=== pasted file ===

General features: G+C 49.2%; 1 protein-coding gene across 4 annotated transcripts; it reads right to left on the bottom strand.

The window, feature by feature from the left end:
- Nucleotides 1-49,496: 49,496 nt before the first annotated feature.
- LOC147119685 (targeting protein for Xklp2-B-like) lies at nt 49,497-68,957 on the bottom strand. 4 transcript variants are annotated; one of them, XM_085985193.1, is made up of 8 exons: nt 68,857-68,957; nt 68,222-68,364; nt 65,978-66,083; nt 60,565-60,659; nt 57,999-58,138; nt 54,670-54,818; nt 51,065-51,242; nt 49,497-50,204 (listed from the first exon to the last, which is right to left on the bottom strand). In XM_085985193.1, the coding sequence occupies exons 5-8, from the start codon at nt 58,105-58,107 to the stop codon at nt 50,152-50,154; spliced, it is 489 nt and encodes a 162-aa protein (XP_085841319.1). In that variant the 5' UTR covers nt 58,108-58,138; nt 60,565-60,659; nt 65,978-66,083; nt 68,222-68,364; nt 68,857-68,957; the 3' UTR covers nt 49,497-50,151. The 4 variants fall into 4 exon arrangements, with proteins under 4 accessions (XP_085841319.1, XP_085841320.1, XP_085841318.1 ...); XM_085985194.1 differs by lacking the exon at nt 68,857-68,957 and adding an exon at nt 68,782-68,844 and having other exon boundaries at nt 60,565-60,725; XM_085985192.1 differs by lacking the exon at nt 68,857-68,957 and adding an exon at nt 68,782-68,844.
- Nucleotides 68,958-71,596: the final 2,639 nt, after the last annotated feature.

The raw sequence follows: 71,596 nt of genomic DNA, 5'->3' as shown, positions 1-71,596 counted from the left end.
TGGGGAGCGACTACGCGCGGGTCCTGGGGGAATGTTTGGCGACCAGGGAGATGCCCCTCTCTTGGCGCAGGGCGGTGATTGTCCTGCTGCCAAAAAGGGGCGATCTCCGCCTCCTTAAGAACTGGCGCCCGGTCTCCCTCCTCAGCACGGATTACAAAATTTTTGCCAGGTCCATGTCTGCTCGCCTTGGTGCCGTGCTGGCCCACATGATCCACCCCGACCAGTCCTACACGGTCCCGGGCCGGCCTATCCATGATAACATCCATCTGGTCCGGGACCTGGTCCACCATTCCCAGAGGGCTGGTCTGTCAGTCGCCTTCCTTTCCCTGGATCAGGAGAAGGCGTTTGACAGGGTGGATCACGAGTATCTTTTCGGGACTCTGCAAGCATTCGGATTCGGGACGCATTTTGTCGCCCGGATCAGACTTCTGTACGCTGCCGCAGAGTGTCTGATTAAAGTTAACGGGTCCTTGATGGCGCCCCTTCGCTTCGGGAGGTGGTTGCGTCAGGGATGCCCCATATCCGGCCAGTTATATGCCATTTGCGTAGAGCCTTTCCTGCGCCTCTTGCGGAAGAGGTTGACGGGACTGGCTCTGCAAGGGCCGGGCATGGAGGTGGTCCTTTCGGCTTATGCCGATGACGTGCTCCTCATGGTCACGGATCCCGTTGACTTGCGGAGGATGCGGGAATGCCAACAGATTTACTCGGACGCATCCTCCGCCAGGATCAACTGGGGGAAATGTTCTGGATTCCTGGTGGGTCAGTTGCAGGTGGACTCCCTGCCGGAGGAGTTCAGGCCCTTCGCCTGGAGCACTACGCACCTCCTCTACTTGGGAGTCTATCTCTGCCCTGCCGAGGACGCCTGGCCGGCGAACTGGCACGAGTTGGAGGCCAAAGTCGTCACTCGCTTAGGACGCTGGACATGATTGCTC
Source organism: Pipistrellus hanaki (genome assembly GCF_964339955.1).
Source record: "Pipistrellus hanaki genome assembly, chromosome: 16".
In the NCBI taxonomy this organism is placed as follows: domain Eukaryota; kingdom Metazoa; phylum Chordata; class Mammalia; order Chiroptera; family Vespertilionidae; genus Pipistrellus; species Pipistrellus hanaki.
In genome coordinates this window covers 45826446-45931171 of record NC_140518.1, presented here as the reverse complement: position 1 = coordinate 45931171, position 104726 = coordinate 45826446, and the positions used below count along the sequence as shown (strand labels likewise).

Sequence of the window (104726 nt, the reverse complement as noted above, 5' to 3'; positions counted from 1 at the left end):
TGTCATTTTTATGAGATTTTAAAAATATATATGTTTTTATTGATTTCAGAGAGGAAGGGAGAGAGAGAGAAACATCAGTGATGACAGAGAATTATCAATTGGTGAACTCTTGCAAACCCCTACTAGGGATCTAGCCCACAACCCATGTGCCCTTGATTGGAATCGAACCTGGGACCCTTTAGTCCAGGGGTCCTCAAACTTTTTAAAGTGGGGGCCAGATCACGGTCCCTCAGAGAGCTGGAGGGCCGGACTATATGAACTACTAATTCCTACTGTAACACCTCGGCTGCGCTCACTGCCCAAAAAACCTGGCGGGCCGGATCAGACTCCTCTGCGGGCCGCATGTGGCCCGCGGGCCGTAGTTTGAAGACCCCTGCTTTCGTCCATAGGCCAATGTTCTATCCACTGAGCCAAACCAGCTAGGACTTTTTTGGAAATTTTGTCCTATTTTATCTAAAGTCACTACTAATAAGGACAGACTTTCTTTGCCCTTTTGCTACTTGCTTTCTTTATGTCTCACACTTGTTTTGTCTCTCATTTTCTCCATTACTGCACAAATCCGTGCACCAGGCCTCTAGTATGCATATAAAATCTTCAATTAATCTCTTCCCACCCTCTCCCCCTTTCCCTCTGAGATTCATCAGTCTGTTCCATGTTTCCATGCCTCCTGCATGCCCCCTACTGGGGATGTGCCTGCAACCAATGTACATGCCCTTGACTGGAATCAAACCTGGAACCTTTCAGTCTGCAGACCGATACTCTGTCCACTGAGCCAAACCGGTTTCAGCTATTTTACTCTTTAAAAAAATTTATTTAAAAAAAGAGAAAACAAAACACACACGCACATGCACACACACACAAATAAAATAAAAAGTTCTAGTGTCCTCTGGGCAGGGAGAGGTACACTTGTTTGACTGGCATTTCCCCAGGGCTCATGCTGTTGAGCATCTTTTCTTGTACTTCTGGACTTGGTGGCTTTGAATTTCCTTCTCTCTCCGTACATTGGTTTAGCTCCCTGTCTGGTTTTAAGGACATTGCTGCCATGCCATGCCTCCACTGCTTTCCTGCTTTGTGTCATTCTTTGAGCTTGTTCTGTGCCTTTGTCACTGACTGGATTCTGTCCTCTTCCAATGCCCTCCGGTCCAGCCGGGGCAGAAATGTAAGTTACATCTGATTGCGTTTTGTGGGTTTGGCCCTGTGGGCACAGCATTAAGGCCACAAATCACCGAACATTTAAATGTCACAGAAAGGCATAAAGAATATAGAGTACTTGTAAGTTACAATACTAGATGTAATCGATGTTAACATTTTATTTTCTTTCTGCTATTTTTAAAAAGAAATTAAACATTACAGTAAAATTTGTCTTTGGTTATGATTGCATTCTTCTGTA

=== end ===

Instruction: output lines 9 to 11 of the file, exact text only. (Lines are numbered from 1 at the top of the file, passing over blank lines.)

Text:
Source record: "Pipistrellus hanaki genome assembly, chromosome: 16".
In the NCBI taxonomy this organism is placed as follows: domain Eukaryota; kingdom Metazoa; phylum Chordata; class Mammalia; order Chiroptera; family Vespertilionidae; genus Pipistrellus; species Pipistrellus hanaki.
In genome coordinates this window covers 45826446-45931171 of record NC_140518.1, presented here as the reverse complement: position 1 = coordinate 45931171, position 104726 = coordinate 45826446, and the positions used below count along the sequence as shown (strand labels likewise).